What about transforming one column of rows to one row of columns, and having only one row to read? SqlDataReader has an optimization for reading a single row (System.Data.CommandBehavior.SingleRow argument of ExecuteReader), so maybe it can improve the speed a bit.

I see several advantages:

  • Single row improvement,
  • No need to access an array on each iteration (reader[0]),
  • Cloning an array (reader) to another one may be faster than looping through elements and adding each one to a new array.

On the other hand, it has a disadvantage to force SQL database to do more work.

  • It sounds strange but as this .dll is used on server it seems that i get data fater by SqlDataReader than by building one row in SQL. Commented Sep 16, 2010 at 12:10

The SqlDataReader will be the fastest way. Optimize the use of it, by using the appropriate Getxxx method , which takes an ordinal as parameter.

If it is not fast enough, see if you can tweak your query. Put a covering index on the column (s) that you want to retrieve. By doing so, Sql Server only has to read the index, and does not have to go to the table directly to retrieve all the info that is required.

  • Query is only one column select, there is no place for optimization there, only to redesign the database ;( Commented Sep 16, 2010 at 12:08
  • @watbywbarif an index will still help even on a single column select
    – msarchet
    Commented Sep 16, 2010 at 13:27
  • Have you created an index that ONLY contains the single column you are selecting on? Commented Sep 17, 2010 at 10:25

"Provides a way of reading a forward-only stream of rows from a SQL Server database" This is the use of SqlDataReader from MSDN . The Data structure behind SqlDataReder only allow read forward, it's optimized for reading data in one direction. In my opinion, I want to use SqlDataReader than DataSet for simple data reading.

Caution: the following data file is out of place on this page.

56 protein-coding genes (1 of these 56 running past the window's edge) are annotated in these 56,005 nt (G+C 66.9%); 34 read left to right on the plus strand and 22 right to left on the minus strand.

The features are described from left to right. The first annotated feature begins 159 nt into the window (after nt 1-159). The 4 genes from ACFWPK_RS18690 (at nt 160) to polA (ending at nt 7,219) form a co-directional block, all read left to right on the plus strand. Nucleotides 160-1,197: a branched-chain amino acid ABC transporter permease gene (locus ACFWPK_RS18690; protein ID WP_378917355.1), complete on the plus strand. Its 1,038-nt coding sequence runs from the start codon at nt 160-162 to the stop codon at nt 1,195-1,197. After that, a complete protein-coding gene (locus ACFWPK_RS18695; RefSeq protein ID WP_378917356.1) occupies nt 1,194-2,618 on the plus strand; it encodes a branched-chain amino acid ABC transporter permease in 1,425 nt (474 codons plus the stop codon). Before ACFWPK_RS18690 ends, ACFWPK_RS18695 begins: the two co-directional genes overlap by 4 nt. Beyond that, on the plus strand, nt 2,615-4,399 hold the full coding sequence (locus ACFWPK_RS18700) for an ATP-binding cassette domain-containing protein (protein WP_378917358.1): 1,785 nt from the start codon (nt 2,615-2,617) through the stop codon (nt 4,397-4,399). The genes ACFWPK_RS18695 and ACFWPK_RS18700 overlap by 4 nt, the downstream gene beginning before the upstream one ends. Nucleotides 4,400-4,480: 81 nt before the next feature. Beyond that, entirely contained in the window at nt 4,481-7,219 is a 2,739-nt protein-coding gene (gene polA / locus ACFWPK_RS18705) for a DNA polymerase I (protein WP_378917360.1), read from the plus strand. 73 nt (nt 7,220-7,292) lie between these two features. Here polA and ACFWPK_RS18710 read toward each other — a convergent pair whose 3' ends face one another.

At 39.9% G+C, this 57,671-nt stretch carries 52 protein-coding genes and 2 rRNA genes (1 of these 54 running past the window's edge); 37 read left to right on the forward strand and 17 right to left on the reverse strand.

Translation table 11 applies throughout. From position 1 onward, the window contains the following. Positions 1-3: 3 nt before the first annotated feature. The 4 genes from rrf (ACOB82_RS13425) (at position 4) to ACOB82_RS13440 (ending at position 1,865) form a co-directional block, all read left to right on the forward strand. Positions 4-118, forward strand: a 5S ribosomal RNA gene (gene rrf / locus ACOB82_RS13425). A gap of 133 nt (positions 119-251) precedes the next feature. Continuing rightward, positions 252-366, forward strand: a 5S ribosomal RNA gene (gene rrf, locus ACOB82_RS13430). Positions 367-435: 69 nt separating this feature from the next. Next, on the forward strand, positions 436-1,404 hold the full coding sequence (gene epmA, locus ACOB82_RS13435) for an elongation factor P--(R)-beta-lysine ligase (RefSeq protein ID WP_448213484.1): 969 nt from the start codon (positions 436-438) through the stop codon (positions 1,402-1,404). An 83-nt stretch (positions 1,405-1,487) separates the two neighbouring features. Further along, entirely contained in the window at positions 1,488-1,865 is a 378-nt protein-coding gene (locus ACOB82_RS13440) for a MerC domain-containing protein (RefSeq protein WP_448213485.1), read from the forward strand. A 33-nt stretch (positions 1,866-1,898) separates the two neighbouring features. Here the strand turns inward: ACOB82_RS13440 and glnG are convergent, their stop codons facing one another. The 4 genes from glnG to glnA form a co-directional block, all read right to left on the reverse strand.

You have 4 sets of overheads - Disk Access - .net code (cpu) - SQL server code (cpu) - Time to switch between managed and unmanaged code (cpu)

Firstly is

select * where column = “junk” 

fast enough for you, if not the only solution is to make the disk faster. (You can get data from SQL Server faster than it can read it)

You may be able to define a Sql Server function in C# then run the function over the column; sorry I don’t know how to do it. This may be faster than a data reader.

If you have more than one CPU, and you know a value the middle of the table, you could try using more than one thread.

You may be able to write some TSQL that combines all the strings into a single string using a separator you know is safe. Then split the string up again in C#. This will reduce the number of round trips between managed and unmanaged code.

  • I don't know how would more threads speed up loading data as SqlDataReader reads sequential? Commented Sep 17, 2010 at 8:56
  • Each thread could use it's own SqlDataReader, provided you can something you can be in the "where" to define the data between the threads. Commented Sep 17, 2010 at 10:24
  • Nice idea, maybe it can help. +1 Commented Sep 30, 2010 at 13:00

Some surface-level things to consider that may affect speed (besides a data-reader):

  1. Database Query Optimization
    • OrderBy is expensive
    • Distinct is expensive
    • RowCount is expensive
    • GroupBy is expensive
    • etc. Sometimes you can't live without these things, but if you can handle some of these things in your C# code instead, it may be faster.
  2. Database Table indexing (for starters, are the fields in your WHERE clause indexed?)
  3. Database Table DataTypes (are you using the smallest possible, given the data?)
  4. Why are you converting the datareader to an array?
    • e.g., would it serve just as well to create an adapter/datatable that you then would not need to convert to an array?
  5. Have you looked into Entity Framework? (might be slower...but if you're out of options, might be worthwhile to look into just to make sure)

Just random thoughts. Not sure what might help in your situation.

  • 6
    Ordering, Grouping, etc. are faster to handle in C# than in SQL? That doesn't seem likely but maybe you know something I don't. Commented Feb 10, 2012 at 1:10

If responsiveness is an issue loading a great deal of data, look at using the asynchronous methods - BeginReader.

I use this all the time for populating large GUI elements in the background while the app continues to be responsive.

You haven't said exactly how large this data is, or why you are loading it all into an array.

Often times, for large amounts of data, you may want to leave it in the database or let the database do the heavy lifting. But we'd need to know what kind of processing you are doing that needs it all in an array at one time.

  • Responsiveness is not problem. Commented Sep 17, 2010 at 8:58